By Nate Davidovich
The Atlantic Ocean is currently moving in slow-motion. In the last 1,600 years, the circulation has never peaked so low, and the same can be said for the temperature. This statistic may not sound so daunting at its core, but it includes many factors that could make or break our environment as a whole.
According to Scientific American, with slowed circulation of the Atlantic Current, the risk of flooding and extreme weather, including the likes of tropical storms, grows severly high. While this may not seem like a “big-deal” to those not concerned with the state of the environment, scientists and analysts of the currents’ state alike note that the sea-level of coastal cities could rise to catastrophic points; in other words, the largest metropoleis in the nation could soon be completely under water.
In order for the ocean’s currents to function properly, there needs to be a proportional motion between the hot and cold currents below the surface of the water. However, in the Atlantic, the heat is currently, “moving northward throughout the whole Atlantic Ocean,” says David Thornalley, a paleo-oceanography at University College London.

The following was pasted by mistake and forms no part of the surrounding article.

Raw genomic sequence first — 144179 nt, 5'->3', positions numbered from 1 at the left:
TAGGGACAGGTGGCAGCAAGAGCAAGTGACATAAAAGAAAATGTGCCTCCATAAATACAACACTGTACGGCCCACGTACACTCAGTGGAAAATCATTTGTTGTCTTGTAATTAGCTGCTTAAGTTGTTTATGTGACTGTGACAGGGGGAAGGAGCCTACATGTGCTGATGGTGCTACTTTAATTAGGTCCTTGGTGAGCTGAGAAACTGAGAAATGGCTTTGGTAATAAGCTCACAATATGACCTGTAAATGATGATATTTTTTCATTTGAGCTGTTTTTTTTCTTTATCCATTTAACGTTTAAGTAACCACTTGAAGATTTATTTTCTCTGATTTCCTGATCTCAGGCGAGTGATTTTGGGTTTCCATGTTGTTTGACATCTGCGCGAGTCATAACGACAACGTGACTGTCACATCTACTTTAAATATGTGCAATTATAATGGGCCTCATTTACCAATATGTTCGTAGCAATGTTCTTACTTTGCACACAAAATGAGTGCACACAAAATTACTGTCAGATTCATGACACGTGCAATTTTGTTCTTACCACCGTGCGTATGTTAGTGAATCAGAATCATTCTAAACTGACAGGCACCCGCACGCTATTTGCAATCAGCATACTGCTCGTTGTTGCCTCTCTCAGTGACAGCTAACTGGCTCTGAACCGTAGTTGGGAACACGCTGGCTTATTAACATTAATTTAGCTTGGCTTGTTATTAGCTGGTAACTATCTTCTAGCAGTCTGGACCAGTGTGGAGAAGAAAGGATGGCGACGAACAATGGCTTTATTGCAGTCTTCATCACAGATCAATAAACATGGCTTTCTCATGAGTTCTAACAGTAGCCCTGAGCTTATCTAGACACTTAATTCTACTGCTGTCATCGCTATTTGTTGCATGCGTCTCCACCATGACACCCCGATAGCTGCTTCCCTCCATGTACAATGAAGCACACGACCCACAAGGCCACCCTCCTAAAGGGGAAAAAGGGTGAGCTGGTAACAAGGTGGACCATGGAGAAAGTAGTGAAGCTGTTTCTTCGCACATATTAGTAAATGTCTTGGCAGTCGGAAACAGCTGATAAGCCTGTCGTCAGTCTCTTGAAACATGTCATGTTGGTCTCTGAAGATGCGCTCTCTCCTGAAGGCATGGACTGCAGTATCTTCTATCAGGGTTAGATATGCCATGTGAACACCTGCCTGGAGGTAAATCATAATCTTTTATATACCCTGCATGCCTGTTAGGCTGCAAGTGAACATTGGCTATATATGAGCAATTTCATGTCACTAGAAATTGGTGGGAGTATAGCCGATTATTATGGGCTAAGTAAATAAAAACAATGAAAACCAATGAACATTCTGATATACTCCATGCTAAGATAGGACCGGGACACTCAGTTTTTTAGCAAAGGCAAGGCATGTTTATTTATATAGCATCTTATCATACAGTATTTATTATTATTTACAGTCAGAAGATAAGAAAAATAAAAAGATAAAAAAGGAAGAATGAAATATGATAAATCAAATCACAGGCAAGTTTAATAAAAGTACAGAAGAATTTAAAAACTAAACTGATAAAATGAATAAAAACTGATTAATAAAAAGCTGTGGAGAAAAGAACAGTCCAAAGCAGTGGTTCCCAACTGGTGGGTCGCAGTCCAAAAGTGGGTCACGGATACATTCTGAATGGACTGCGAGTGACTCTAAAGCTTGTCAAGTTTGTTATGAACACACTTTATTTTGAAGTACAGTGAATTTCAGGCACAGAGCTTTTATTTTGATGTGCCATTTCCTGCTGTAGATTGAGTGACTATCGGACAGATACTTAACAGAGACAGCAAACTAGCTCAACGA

This is indicative of the fact that far less heat is flowing north eastward toward Europe, which in turn leads to a cooler ocean temperature overall in the regions directly below Greenland and warmer temperatures off the coast of the United States. As a result, the weather patterns overall the world are subject to change. This also affects the state of the glaciers in the aforementioned northern regions.
“There are some indications the cold spot below Greenland can alter atmospheric patterns in a way that channels warm air over Europe,” says Levke Caesar, a Ph.D. student at the Potsdam Institute for Climate Impact Research (PIK) and co-author of the other new study published in Nature. “This increases the likelihood of sustained summer heat waves.”
Moving forward, RAPID instruments have been installed throughout the ocean. In essence, these are sensors that will help monitor the temperatures, patterns and motion of the currents. All in all, this will give researchers a sense of what are the true effects of the currents’ slowed-pace. However, the statistics will only be ready in the distant future; by then, the impact may already be severe.